“No, that’s why I’ve got 712 on the destination”
“Well it’s not lit up”
So when I pulled up at the next stop, just in case she was right I check both inside and outside the coach and the route 712 and destination Harpenden was very clearly lit up. the poor lady had read Harpenden for Hemel Hempstead and not even noticed that I’d pulled up at a different stop.
Still as we say it’s all good fun.

Tuesday, 9 February 2010

Chapter 37 Greenline Once More

It was with great relief that I turned up for work as a driver on Monday June 16th 2008. There was a slight hiccough as Eric Beir our schedules manager checked with DVLA Swansea to make sure that the letter confirming the return of my PSV licence was valid. My actual PSV plastic licence arrived in the post a couple of weeks later, and that was a really wonderful day, just to hold that licence once again. Eric had arranged for me to spend a couple of days driving to London with a driving instructor to check out my driving. As luck would have it the instructor was an old friend Barry Neave. I had known Barry since starting at Hemel in 1972 when Barry was a fellow bus driver. Barry was due to retire in a couple of weeks and so on Monday I was looking forward to driving to London. Unfortunately nobody had informed the driving school, so no Barry. After a while checking out what had gone wrong Eric
suggested I go out and do some route learning. There were however very few alterations to the routes over the last year so I just made myself scarce for the rest of the day. I went around the town a couple of times then caught the Greenline to London and back.
Tuesday I reported for duty at 8 o'clock and this time Barry was there waiting for me. "Don't worry I'm not looking for faults, just enjoy your driving, this is just to make sure you are confident"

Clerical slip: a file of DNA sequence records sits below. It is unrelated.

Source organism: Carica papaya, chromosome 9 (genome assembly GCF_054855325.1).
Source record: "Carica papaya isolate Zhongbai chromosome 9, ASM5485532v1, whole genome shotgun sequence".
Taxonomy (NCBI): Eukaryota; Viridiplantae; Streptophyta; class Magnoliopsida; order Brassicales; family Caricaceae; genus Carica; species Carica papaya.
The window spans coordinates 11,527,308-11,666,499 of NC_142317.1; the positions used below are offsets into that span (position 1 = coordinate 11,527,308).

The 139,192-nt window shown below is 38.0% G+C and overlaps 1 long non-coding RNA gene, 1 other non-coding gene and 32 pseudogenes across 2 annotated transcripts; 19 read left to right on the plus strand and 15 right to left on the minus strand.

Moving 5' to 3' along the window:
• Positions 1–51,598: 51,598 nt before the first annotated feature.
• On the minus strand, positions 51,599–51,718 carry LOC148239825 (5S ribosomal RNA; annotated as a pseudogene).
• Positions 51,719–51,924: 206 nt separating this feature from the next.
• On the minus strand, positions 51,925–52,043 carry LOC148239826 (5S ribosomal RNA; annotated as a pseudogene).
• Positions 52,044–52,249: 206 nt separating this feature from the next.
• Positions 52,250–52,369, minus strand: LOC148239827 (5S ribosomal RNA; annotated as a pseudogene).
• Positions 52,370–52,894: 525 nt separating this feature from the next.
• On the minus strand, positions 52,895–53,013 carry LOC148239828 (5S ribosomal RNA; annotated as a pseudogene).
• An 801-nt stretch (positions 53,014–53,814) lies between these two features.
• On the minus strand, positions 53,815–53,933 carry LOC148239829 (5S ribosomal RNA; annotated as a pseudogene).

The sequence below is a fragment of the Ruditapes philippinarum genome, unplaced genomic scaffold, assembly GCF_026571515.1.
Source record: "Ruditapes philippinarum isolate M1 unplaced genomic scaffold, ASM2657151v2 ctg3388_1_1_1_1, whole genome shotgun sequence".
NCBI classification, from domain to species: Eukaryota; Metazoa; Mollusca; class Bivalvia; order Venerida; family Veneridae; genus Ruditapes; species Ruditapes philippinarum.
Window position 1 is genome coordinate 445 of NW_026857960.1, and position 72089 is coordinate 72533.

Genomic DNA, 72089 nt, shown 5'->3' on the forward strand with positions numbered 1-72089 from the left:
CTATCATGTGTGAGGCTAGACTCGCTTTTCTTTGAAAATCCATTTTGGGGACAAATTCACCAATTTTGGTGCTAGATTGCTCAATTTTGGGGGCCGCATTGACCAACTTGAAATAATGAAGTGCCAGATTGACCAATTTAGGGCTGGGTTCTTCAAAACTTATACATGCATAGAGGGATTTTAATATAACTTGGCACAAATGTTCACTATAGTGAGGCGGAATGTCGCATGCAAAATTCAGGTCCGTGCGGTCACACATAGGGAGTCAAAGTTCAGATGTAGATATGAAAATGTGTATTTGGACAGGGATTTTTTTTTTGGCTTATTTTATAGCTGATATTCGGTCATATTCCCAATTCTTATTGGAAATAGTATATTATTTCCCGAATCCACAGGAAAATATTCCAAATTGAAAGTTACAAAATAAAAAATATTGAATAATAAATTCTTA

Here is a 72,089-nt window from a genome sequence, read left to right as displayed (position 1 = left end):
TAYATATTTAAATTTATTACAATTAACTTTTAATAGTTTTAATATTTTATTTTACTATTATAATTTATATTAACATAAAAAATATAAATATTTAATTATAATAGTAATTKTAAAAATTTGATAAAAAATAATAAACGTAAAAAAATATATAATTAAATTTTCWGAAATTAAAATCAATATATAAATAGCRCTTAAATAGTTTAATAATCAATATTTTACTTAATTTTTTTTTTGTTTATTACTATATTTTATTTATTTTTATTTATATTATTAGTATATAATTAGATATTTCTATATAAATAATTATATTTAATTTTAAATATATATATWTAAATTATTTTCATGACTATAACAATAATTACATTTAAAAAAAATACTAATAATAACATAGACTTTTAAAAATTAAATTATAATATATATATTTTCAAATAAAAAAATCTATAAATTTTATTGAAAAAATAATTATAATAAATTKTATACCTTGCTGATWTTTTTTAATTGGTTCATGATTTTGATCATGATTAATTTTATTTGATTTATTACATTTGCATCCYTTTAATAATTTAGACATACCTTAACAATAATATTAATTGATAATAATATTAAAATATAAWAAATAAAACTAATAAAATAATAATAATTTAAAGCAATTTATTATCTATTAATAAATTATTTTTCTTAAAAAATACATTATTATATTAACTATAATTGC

None the less it was still somewhat nerve racking driving out on the roads and the motorway after a year, and of course most odd when pulling up at Park Road where I had my stroke a year earlier. Having turned right into Baker Street Barry said " well that’s got that bit out of the way" Barry obviously realised what was going through my mind. One round trip to London was enough for the day. The next day we went to London but on the 748 route which goes via Camden Town , Kings Cross, Farringdon Road, Fleet Street, Parliament Square and the Embankment before reaching Victoria. I was now feeling a lot more confident and when we arrived back at Hemel Barry wished me good luck. I went in and saw Eric so that I could find out what I'd be doing for the next few days until I was back on a permanent rota position.
I soon settled back in and driving became a pleasure once more. I was certainly more relaxed, I no longer got upset if people used their phones but like all the drivers if somebody was talking extra loud you would gently remind them to be a bit quieter.
During my stay in hospital I had been visited by Dave Gill our branch secretary. At that time I did not believe I would be returning to work again and therefore I told Dave it would not be fair for the branch if I retained my
position as Health and Safety representative and so I tendered my resignation, much to my regret. No longer being Health and Safety representative meant that to continue my BA course at University I would have to attend in my own time and not get paid leave from the company. I wrote to the Managing Director who replied that they were now paying the new Health and Safety Representative paid time off to attend courses and that if I could show a business plan whereby my degree could help the company then he would pay for my attendance. As I would be retiring when I obtained my degree this was impracticable. I therefore had to attend university in either my holidays or just have a week off unpaid and this is what I did.
One small problem that had to be overcome was what to say to the regular passengers to whom I’d been so horrible to when I was so stressed out. Well an out and out apology was the only way and to my relief they were all so kind to me saying that they could tell I was going to have a heart attack or a stroke. I was able to thank those that helped when I had the stroke.
Soon things returned to normal, early turns where you are half asleep, late turns when you’ve spent the morning in the garden and don’t feel like going to work. I looked forward to going to university twice a year and to weekend courses at the T&G centre at Eastbourne. It would appear that things would now continue without much change for the next couple of years. Well nothing ever does that.